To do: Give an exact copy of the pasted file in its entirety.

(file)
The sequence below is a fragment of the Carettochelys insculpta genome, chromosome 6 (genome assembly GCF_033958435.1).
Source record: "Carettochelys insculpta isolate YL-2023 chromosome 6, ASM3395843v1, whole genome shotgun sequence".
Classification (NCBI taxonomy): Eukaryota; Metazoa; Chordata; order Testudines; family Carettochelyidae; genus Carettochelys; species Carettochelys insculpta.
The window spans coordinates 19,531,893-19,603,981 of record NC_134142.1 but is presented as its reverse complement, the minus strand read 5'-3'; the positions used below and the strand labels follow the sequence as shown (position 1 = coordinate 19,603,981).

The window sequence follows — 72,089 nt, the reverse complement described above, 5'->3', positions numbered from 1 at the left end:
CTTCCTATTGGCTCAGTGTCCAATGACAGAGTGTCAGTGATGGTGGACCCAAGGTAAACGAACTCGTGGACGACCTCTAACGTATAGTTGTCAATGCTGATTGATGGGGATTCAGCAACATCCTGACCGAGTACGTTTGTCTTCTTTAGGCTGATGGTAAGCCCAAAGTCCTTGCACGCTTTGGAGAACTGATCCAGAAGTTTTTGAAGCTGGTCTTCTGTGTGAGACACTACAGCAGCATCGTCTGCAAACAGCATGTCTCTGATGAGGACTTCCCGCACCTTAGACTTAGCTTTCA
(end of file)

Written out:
The sequence below is a fragment of the Carettochelys insculpta genome, chromosome 6 (genome assembly GCF_033958435.1).
Source record: "Carettochelys insculpta isolate YL-2023 chromosome 6, ASM3395843v1, whole genome shotgun sequence".
Classification (NCBI taxonomy): Eukaryota; Metazoa; Chordata; order Testudines; family Carettochelyidae; genus Carettochelys; species Carettochelys insculpta.
The window spans coordinates 19,531,893-19,603,981 of record NC_134142.1 but is presented as its reverse complement, the minus strand read 5'-3'; the positions used below and the strand labels follow the sequence as shown (position 1 = coordinate 19,603,981).

The window sequence follows — 72,089 nt, the reverse complement described above, 5'->3', positions numbered from 1 at the left end:
CTTCCTATTGGCTCAGTGTCCAATGACAGAGTGTCAGTGATGGTGGACCCAAGGTAAACGAACTCGTGGACGACCTCTAACGTATAGTTGTCAATGCTGATTGATGGGGATTCAGCAACATCCTGACCGAGTACGTTTGTCTTCTTTAGGCTGATGGTAAGCCCAAAGTCCTTGCACGCTTTGGAGAACTGATCCAGAAGTTTTTGAAGCTGGTCTTCTGTGTGAGACACTACAGCAGCATCGTCTGCAAACAGCATGTCTCTGATGAGGACTTCCCGCACCTTAGACTTAGCTTTCA